I live in a city filled with choirs and churchbells. Harmonies fill the air while we walk through the town and bells ring melodiously from towers on holy days and Sundays – hopeful reminders that sacred connections can still be found and are, indeed, cherished and nurtured. And even more wondrous, whenever my ears catch these tones, my heart is reminded of another sacred sound.
Growing up, my only experience of hearing the adhan (the Muslim call to prayer) was at home or in the mosque. The adhan is what it says it is and announces that the time for one of the five daily prayers will soon begin. As children, my siblings and I would compete in reciting the adhan ourselves, memorised its translation and learned the best things to do when we heard it. It was simply a part of daily life and I never gave it any deep thought or even reflected on how it connected me to so many others.
In truth, millions of people around the world grow up hearing the adhan five times a day – soaring over their villages and cities, sweeping through their streets. I can never forget my first experience of reverberating adhans floating over and around me as I sat on the banks of a mountain river in the foothills of the Himalayas. At the top of each peak was a mosque and each mosque, it’s own muezzin and each muezzin calling to prayer and each mountain itself responding with it’s own echo.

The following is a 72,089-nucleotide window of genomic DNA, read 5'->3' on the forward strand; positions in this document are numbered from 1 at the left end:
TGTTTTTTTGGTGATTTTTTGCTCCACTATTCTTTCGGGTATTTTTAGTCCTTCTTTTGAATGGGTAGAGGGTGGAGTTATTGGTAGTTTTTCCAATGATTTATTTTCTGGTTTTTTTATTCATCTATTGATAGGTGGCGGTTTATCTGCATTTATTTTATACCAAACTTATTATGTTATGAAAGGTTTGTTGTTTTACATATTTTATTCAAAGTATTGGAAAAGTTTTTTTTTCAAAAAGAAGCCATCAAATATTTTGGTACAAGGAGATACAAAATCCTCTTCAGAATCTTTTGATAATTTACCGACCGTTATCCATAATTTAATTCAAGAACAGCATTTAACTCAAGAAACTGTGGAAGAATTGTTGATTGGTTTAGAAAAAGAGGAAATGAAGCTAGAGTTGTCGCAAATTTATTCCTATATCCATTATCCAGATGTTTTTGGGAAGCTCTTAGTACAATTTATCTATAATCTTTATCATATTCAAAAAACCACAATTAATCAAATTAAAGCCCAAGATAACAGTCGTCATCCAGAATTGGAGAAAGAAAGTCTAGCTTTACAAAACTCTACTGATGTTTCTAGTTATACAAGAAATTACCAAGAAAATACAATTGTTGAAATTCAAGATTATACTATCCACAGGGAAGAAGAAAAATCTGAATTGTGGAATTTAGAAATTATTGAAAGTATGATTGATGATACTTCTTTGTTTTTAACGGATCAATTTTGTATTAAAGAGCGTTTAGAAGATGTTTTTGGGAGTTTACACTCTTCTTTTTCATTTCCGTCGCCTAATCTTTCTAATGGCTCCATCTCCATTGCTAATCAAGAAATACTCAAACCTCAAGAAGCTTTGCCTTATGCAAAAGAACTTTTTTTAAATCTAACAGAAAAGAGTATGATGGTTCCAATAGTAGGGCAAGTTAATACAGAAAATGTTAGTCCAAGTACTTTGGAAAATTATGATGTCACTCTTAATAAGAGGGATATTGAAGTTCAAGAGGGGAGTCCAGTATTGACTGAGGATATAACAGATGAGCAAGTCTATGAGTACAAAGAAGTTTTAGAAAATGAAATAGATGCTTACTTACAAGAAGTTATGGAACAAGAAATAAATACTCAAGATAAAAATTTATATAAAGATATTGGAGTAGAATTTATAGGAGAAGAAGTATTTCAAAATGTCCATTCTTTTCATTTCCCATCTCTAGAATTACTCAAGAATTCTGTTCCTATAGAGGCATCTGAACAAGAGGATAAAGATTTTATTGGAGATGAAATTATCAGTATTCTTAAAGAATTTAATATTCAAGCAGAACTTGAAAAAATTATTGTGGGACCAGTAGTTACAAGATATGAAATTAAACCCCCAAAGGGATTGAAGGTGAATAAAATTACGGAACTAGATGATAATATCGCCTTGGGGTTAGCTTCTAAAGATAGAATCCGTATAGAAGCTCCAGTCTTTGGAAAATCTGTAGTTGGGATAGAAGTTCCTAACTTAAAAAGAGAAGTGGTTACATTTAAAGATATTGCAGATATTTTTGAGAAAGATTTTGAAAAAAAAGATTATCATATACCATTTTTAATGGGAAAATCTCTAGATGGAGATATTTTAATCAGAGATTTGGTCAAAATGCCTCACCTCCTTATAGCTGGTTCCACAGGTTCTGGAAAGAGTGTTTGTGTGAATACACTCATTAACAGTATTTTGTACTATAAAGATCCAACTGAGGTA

Come to prayer. Come to prayer.
Come to success. Come to success.
Upon my return to normal everyday life, I found myself drawn to seeking out different recitations of the adhan. I loved how every place had its own unique way of expressing this call and it confirmed for me that Islam has no one expression or culture – as each community brings its own colour and harmonies to the faith.
This week we welcomed the beginning of the sacred month of Rajab and the official lunar calendar countdown to Ramadan. Never in the year is the adhan so welcomed than at sunset in Ramadan, when its first sweet words harken not only to prayer but also the breaking of the fast.
So with all this in mind, it is our pleasure to share with you the Mamanushka Adhan Playlist, featuring beautiful recitations of the Muslim call to prayer from around the world, including Liberia, Bosnia, Malaysia, America, Kosovo and Mali.
We hope they inspire and uplift you as they do us, so please share and enjoy. Have any favourites you’d like us to add? Let us know in the comments and, as always, may your every moment be blessed.
Image Credit: Ruman Hamdani
Main photograph – Man & Mosque In Srinagar, Kashmir
Soundcloud photograph – Dal Lake, Srinagar, Kashmir